I wanted to take advantage of Black's loose pieces, too, before his R + B + N got coordinated and out-played my Queen.


30.fxg6+ Rxg6 31.Rh3 Rag8 32.Rh7+ R8g7 33.Rxg7+ Rxg7 34.Qd1 Be6 

 Now is the time for White to continue his escape with 35.Qh5+ Rg6 36.Qh7+ Rg7 37.Qh5+ draw, as any other line by Black would drop a minor piece to a Queen check and fork.


But - what is this?? My opponent, having played strongly the whole game, has suddenly fallen for a simple pawn fork?? What good fortune!


What an error in thinking! On my part, that is.


35.d5?


Allowing Black to quickly pull his game together.


35... Bg4 


I had looked at 35...Bh3, but had totally overlooked the text.


After some discouraged piece-shifting, I gave up the ghost.


36.Qe1 Ne5 37.Qe3 Bf3 38. g3 Bh5 39. h3 Nc4 40. Qf2 Bg6 41. Qe2 Ne5 42. g4 Ke7 43. Kf2 Kf8 44. Qa6 Re7 White resigned




Black's pieces are cooperating, and it is only a matter of time before they begin chopping away at White's position (starting with Pe4).


I am sure that Jerome Gambit stalwarts like blackburne, Bill Wall and Philidor1792 would find a way to prevail, even in this position, but I felt "lost" after my 35th move, and couldn't see my way out - perhaps the final "thinking error".

Monday, February 23, 2015

Jerome Gambit Joke



The FiDi Kids Chess Class page (lots of fun!) on Facebook ("The FiDi Kids Chess Class is a way for children to learn and expand on their chess knowledge.") had the following joke:

A man was walking in the park when he saw a boy playing chess with his dog. 
He declared, "Geez, that's a smart dog you have!" 
And the boy replied, "Not really, He keeps playing the Jerome Gambit."

Saturday, February 21, 2015

"New" Old Analysis - But Not Quite



I recently stumbled over Part 10 of the "Index To The Chess Openings" on page 100 of the June 27, 1891 issue of the Chess Player's Chronicle

"New" old analysis of the Jerome Gambit, I thought!


It turns out that the CPC was simply reprinting the analysis of the 1884 American Supplement to Cook's Synopsis of Chess Openings, the Supplement "containing American Inventions In the Chess Openings Together With Fresh Analysis in the Openings Since 1882; also a list of Chess Clubs in the United States and Canada",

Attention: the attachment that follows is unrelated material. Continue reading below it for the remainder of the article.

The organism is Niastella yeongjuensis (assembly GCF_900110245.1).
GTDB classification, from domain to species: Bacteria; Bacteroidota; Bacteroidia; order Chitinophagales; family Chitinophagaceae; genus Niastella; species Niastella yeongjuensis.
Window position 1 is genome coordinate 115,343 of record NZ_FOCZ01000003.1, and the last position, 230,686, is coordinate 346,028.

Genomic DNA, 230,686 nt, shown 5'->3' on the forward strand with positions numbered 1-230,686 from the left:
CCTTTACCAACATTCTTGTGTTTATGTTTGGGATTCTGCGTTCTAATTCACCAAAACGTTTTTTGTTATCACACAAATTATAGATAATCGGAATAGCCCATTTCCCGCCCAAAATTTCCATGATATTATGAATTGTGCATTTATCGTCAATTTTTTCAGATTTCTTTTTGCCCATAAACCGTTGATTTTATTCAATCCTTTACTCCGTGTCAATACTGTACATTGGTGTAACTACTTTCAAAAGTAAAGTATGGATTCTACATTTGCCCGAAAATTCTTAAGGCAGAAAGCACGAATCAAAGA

edited by J.W. Miller. The author of the analysis was S. A. Charles of Cincinnati, Ohio, USA.

1.e4 e5 2.Nf3 Nc6 3.Bc4 Bc5 4.Bxf7+ Kxf7 5.Nxe5+ Nxe5! [5...Kf8? 6.Nxc6 dxc6 (6...bxc6 7.d4) 7.0-0 Nf6 8.Qf3 (8.d4 Bg4 9.Qe1 Kf7) 8...Qd4 9.d3 Bg4 10.Qg3 Bd6 11.c3 +] 6.Qh5+ [6.d4 Bxd4 7.Qxd4 d6! (7...Qf6 8.Qd1 d6 9.0-0 g6 10.f4 Nc6) 8.Nc3 (8.0-0 Nf6 9.f4 Nc6) 8...Nf6 9.Bg5 h6! 10.Bxf6 Qxf6 11.0-0-0 Be6 12.Kb1 Nc4 13.Qd3 b5 14.f4 Nxb2 15.Kxb2 b4!] 6...Ke6! [6...Ng6? 7.Qd5+ Ke8 8.Qxc5 d6 9.Qc3 Nf6 10.d3] 7.Qf5+ [7.f4 d6 8.Qh3+ (8.f5+ Kd7 9.d3 Nf6 10.Qd1 Nxe4 +) 8...Ke7 9.f5 Bxf5 10.exf5 Qd7 11.d4 Bxd4 12.Qh4+ Nf6 13.Qxd4 Qxf5 +7.0-0 d6! (7...g6 8.Qh3+ K moves 9.Qc3) 8.Nc3 Nf6 9.Qd1 Nd3 (9...Kf7 10.d4 Bg4 11.f3 {11.Qd2 Bb6 12.dxe5 dxe5!} 11...Nxf3+ 12.gxf3 Bh3 +) 10.cxd3 Kf7 11.Ne2 Bb6 12.Kh1 Ng4 13.d4 Nxh2 14.Kxh2 Qh4+ 15.Kg1 Qxe4 16.d3 Qg4 17.Be3 d5 18.f3 Qe6 19.Bf2 c6 +] 7...Kd6 8.f4 [8.d4 Bxd4 9.Na3 Nc6] 8...Qf6 9.fxe5+ Qxe5 10.Qf3 Nf6 11.d3 Kc6 12.Nc3 d6 [12...d5 also looks good] 13.h3 Qh5 14.Qg3 Be6 15.Ne2 Raf8 16.Nf4 Nxe4 17.dxe4 Qe5 18.Qd3 Bf5 +


Thursday, February 19, 2015

The Threat Is Greater...


Here we have another Blackburne Shilling Jerome Gambit game, giving an opportunity to share some speculation, and to once again ponder the aphorism that "the threat is greater than its execution".

kocanda - ETERHERE

standard, FICS, 2014

1.e4 e5 2.Nf3 Nc6 3.Bc4 Nd4



The Blackburne Shilling Gambit.


4.Bxf7+ 


The Blackburne Shilling Jerome Gambit.


4...Kxf7 5.Nxe5+ Ke6 6.c3 Kxe5 7.cxd4+ Kxd4 8.d3 Bb4+ 




9.Nc3 


Both 9.Ke2!? and 9.Kf1!? are mentioned in the notes to perrypawnpusher - AdamRou, blitz, FICS, 2010 (1-0, 28) and pigsfeet - jantonacci, blitz, FICS, 2011 (1-0, 14), but do not yet appear in any games in The Database.


The ideas: 9.Ke2 Ke5 10.Qb3 and White's mate threats allow him to grab the Black Bishop on the next move; or 9.Ke2 d5 10.Bf4 and White's Queen again will soon arrive at b3.


Similar attacking plans work for White after 9.Kf1.



9... Bxc3+ 10. bxc3+ Ke5 11. f4+ 



The "Jerome pawns" look scary, but the best move for White, instead, was 11.Qh5+ as in perrypawnpusher - AdamRou, blitz, FICS, 2010.